The surviving narrative sources provide eyewitness accounts or, at least, contemporary testimony to the climate history of the Middle East. The authors were scholars or high dignitaries of the Mamluk Sultanate and focused on the urban centers and their surroundings. Rural areas are less well covered. The works generally report extreme weather events; only rarely do they remark upon normal weather conditions. The annual Nile flood is an exception: given its crucial importance for agriculture in Egypt, the flood was monitored by the sultan's court in Cairo. Cairo's canals were opened the day the river reached the level deemed sufficient to inundate the farmland of the city and its surroundings (Fig. 1). Both the elite class of the sultanate and the general population celebrated this day (in Arabic: Wafā al-Nīl), the date of which varied from year to year. As an event, it is regularly mentioned in the aforementioned written sources even for years with average Nile floods (Hassan 2007).

The Mamluk-era chronicles and annals provide information related to precipitation, temperature, and volcanic activity. They report on hail and sandstorms as well as floods and landslides, periods of severe cold, snowfall, low river levels, droughts, and eruptions of volcanic fields. Other disastrous events like earthquakes, tsunamis, city fires, epidemics, famines, or locust infestations are mentioned as well. The main extensive body of evidence concerns precipitation; water was a crucial resource in the Middle East, and too little rainfall could have severe consequences. The same was true for too much precipitation: torrential rains could overstrain canals and wash away streets. The economic and social infrastructure of rural, urban, and nomadic communities was highly vulnerable to precipitation anomalies.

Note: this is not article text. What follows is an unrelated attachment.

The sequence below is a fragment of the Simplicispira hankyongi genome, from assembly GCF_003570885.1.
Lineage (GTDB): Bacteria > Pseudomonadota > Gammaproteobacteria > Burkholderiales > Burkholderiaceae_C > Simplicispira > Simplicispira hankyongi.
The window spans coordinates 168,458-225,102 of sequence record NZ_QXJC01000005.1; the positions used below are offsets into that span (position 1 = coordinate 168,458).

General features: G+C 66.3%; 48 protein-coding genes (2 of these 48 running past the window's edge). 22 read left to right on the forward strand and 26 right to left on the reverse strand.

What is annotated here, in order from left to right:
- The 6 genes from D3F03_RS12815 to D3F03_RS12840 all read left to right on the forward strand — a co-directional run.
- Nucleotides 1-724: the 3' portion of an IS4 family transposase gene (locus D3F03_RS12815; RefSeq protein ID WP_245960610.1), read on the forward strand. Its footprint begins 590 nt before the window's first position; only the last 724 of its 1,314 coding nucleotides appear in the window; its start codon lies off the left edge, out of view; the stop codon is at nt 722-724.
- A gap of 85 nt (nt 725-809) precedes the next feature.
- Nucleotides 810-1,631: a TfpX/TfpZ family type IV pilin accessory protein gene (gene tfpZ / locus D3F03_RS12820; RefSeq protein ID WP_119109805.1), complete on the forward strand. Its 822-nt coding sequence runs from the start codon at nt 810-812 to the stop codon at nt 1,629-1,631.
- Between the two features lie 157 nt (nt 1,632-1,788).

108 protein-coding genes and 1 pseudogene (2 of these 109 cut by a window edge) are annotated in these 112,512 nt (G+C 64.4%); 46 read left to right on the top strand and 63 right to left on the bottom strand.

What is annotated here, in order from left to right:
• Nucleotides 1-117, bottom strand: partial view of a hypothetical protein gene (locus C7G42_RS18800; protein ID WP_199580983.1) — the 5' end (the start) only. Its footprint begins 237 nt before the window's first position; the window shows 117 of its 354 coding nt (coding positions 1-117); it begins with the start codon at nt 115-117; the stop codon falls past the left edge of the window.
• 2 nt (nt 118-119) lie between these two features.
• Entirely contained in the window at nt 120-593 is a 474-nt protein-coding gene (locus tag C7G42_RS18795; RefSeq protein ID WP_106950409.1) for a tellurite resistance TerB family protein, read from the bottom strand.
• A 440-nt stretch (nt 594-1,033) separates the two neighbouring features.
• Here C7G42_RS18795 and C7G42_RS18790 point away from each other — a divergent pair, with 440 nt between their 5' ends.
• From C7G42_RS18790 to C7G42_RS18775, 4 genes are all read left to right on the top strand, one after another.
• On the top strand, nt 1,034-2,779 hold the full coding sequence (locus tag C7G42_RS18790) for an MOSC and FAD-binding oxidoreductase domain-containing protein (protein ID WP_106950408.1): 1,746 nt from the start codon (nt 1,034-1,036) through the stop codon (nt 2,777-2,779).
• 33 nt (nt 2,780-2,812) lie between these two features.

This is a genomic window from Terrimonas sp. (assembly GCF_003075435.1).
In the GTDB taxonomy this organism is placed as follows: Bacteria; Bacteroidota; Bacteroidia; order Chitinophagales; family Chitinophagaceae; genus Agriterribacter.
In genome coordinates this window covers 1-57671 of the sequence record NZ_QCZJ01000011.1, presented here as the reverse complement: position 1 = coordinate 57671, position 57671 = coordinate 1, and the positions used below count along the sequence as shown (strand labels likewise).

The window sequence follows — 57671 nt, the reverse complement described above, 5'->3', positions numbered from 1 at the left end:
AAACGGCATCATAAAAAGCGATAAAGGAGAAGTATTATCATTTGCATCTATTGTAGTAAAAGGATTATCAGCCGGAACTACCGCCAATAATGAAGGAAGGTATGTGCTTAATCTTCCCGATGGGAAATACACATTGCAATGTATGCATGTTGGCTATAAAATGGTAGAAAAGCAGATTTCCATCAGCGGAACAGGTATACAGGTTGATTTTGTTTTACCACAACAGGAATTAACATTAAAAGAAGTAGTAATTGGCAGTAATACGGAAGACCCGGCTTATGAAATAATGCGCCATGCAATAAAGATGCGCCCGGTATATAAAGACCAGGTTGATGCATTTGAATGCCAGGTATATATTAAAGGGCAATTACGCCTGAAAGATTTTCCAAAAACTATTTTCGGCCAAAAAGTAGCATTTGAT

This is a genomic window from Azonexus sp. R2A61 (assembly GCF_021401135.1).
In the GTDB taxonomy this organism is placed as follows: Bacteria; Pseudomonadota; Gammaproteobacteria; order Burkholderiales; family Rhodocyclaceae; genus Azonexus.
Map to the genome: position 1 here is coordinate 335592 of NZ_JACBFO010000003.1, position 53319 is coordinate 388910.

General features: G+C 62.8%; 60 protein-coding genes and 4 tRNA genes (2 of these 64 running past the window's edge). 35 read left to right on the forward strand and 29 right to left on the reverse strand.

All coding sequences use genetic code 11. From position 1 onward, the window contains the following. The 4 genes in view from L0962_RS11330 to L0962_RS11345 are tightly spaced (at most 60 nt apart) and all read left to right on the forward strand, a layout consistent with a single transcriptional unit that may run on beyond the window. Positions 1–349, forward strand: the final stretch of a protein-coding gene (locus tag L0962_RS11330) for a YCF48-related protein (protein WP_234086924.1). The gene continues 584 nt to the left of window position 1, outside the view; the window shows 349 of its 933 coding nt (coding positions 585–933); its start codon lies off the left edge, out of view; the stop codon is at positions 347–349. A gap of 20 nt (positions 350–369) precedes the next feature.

Current state of research

The historical climatology of the medieval Middle East is still in its infancy. Ronnie Ellenblum (2012) attempted to reconstruct the climate history of the pre-Mamluk Middle East from written sources, and detected a series of climate disasters in the 10th and 11th centuries — the era that has been termed, with regard to Europe, the "Medieval Climate Optimum". Kate Raphael (2013) studied droughts, famines, earthquakes, and infestations of locusts, mice, and rats which affected the Middle East between the 12th and 14th centuries. Kristine Chalyan-Daffner (2013) analyzed reports from Mamluk-era sources of disastrous floods, droughts, and earthquakes in Egypt.